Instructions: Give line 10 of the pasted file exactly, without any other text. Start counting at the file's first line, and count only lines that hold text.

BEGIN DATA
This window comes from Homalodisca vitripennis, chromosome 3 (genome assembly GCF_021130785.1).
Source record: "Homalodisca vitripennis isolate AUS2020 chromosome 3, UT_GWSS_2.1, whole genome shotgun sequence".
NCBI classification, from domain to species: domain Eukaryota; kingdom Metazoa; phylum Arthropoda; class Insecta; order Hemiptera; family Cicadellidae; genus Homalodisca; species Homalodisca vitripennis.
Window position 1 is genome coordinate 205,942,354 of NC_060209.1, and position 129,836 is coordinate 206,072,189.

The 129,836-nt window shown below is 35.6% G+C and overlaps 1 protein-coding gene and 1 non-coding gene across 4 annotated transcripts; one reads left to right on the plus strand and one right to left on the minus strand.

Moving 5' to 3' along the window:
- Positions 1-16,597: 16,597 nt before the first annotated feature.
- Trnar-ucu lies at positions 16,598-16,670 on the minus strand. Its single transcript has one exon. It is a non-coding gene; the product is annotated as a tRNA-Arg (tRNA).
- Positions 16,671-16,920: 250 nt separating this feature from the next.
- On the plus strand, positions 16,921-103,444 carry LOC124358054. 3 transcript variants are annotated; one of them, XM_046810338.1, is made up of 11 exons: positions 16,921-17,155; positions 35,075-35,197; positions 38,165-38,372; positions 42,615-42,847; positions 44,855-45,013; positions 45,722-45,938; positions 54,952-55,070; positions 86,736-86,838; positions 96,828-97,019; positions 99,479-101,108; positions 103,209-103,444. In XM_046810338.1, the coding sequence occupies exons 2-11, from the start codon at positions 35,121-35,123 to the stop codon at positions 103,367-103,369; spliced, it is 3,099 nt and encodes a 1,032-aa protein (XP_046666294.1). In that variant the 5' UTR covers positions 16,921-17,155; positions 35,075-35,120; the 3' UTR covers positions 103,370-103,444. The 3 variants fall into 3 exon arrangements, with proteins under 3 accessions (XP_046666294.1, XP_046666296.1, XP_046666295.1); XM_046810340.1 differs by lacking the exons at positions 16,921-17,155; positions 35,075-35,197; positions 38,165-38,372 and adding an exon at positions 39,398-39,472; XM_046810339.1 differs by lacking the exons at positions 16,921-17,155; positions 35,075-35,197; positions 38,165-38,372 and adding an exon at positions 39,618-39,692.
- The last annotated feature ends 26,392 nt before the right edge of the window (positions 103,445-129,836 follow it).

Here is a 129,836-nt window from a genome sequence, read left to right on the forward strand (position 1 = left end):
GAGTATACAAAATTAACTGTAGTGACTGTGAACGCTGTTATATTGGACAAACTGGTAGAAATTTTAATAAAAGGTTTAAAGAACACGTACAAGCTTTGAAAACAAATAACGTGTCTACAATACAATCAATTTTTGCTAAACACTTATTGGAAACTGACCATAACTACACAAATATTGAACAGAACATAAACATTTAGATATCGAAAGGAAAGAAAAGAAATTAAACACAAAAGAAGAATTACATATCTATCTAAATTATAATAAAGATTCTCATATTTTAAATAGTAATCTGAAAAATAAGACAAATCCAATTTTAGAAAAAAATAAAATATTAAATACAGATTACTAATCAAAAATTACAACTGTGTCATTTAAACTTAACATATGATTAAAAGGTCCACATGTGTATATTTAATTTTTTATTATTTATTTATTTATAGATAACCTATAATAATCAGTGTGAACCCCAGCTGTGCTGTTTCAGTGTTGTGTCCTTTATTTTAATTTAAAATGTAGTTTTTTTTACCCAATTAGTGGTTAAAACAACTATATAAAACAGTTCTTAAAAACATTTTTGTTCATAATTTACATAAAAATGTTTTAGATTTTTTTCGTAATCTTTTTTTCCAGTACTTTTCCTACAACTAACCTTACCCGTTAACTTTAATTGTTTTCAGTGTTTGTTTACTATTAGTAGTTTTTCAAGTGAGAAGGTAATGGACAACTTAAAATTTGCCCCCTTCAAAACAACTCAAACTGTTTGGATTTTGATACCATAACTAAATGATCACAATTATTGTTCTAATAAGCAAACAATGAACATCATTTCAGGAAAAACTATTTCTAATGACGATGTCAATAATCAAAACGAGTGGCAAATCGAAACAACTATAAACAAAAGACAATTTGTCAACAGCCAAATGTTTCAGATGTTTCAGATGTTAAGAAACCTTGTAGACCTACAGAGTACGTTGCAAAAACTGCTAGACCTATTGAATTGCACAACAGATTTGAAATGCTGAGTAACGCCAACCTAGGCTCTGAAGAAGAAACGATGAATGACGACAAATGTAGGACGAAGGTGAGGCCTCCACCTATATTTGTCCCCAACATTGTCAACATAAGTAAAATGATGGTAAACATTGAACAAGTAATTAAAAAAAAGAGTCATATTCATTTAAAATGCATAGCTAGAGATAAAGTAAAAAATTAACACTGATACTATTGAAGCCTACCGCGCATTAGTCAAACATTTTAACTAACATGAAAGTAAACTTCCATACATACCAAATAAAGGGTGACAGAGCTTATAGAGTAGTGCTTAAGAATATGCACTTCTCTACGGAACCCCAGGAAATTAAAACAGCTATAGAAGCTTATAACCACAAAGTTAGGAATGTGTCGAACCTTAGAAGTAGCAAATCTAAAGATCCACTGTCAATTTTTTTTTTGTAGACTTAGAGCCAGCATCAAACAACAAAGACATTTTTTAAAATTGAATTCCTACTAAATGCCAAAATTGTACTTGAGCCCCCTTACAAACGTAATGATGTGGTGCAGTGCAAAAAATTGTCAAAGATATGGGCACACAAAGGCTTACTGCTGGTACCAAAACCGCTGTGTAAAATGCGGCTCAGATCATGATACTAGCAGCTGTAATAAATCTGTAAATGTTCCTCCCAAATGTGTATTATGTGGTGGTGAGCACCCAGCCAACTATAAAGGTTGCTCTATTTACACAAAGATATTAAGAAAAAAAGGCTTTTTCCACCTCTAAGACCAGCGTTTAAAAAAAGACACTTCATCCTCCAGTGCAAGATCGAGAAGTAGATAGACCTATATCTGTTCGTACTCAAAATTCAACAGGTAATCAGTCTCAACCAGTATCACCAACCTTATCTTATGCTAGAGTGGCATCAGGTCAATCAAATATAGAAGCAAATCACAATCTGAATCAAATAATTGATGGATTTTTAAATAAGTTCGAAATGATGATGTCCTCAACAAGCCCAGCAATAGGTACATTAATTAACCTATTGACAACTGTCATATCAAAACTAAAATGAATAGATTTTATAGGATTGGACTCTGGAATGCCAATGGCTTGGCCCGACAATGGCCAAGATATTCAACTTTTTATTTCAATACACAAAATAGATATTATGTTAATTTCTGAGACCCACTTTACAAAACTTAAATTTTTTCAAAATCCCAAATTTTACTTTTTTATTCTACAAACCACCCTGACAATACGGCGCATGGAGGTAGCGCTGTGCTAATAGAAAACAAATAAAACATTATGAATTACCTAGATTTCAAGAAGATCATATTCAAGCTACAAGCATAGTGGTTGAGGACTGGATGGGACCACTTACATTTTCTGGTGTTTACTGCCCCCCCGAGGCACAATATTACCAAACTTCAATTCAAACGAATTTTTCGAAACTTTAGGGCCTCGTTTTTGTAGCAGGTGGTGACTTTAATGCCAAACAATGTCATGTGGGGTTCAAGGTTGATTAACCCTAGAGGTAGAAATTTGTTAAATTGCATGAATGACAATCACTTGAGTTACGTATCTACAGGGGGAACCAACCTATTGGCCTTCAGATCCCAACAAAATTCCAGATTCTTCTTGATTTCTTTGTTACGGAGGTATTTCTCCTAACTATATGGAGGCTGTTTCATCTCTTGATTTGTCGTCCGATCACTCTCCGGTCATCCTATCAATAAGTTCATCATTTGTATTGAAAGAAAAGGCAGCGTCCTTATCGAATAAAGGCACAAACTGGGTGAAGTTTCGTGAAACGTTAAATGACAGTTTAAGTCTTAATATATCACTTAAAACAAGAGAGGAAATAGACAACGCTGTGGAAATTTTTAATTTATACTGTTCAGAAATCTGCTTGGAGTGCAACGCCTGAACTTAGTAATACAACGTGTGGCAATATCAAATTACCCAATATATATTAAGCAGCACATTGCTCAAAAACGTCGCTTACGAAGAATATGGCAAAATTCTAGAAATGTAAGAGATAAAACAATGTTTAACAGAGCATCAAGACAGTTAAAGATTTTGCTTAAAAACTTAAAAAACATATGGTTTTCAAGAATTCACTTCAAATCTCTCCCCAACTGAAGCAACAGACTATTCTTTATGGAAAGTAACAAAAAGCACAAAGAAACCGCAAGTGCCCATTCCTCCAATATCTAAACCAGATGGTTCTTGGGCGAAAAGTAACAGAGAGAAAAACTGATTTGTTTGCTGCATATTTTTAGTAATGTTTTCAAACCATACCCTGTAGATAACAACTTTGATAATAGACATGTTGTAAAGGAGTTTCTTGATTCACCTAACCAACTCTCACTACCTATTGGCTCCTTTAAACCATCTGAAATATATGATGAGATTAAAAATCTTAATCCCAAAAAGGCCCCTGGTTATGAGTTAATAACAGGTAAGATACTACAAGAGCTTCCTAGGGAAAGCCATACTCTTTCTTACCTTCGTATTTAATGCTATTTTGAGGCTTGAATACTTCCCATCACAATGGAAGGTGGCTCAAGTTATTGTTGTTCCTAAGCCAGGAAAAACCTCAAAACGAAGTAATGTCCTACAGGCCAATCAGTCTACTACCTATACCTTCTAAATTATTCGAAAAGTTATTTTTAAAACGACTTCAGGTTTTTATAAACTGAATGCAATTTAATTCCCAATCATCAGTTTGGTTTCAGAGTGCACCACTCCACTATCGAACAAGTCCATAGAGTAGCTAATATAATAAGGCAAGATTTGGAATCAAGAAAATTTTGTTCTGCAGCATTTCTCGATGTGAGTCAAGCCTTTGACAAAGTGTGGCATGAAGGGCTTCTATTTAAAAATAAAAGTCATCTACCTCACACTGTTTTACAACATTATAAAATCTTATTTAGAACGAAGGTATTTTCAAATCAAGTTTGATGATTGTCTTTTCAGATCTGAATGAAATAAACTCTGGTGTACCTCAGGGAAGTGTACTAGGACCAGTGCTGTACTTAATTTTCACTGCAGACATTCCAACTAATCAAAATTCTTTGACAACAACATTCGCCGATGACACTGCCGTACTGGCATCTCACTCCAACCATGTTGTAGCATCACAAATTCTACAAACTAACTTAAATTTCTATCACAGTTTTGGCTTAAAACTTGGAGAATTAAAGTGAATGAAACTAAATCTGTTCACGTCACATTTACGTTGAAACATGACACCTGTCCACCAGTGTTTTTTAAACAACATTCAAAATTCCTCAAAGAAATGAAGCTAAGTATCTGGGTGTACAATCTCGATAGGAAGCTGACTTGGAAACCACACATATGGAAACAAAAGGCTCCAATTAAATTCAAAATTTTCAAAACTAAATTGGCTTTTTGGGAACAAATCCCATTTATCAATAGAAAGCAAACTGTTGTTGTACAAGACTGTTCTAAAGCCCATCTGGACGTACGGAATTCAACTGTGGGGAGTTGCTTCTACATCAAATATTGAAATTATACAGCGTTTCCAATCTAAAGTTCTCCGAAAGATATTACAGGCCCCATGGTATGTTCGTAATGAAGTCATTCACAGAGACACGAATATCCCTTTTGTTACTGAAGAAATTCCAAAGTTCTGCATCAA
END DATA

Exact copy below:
- On the plus strand, positions 16,921-103,444 carry LOC124358054. 3 transcript variants are annotated; one of them, XM_046810338.1, is made up of 11 exons: positions 16,921-17,155; positions 35,075-35,197; positions 38,165-38,372; positions 42,615-42,847; positions 44,855-45,013; positions 45,722-45,938; positions 54,952-55,070; positions 86,736-86,838; positions 96,828-97,019; positions 99,479-101,108; positions 103,209-103,444. In XM_046810338.1, the coding sequence occupies exons 2-11, from the start codon at positions 35,121-35,123 to the stop codon at positions 103,367-103,369; spliced, it is 3,099 nt and encodes a 1,032-aa protein (XP_046666294.1). In that variant the 5' UTR covers positions 16,921-17,155; positions 35,075-35,120; the 3' UTR covers positions 103,370-103,444. The 3 variants fall into 3 exon arrangements, with proteins under 3 accessions (XP_046666294.1, XP_046666296.1, XP_046666295.1); XM_046810340.1 differs by lacking the exons at positions 16,921-17,155; positions 35,075-35,197; positions 38,165-38,372 and adding an exon at positions 39,398-39,472; XM_046810339.1 differs by lacking the exons at positions 16,921-17,155; positions 35,075-35,197; positions 38,165-38,372 and adding an exon at positions 39,618-39,692.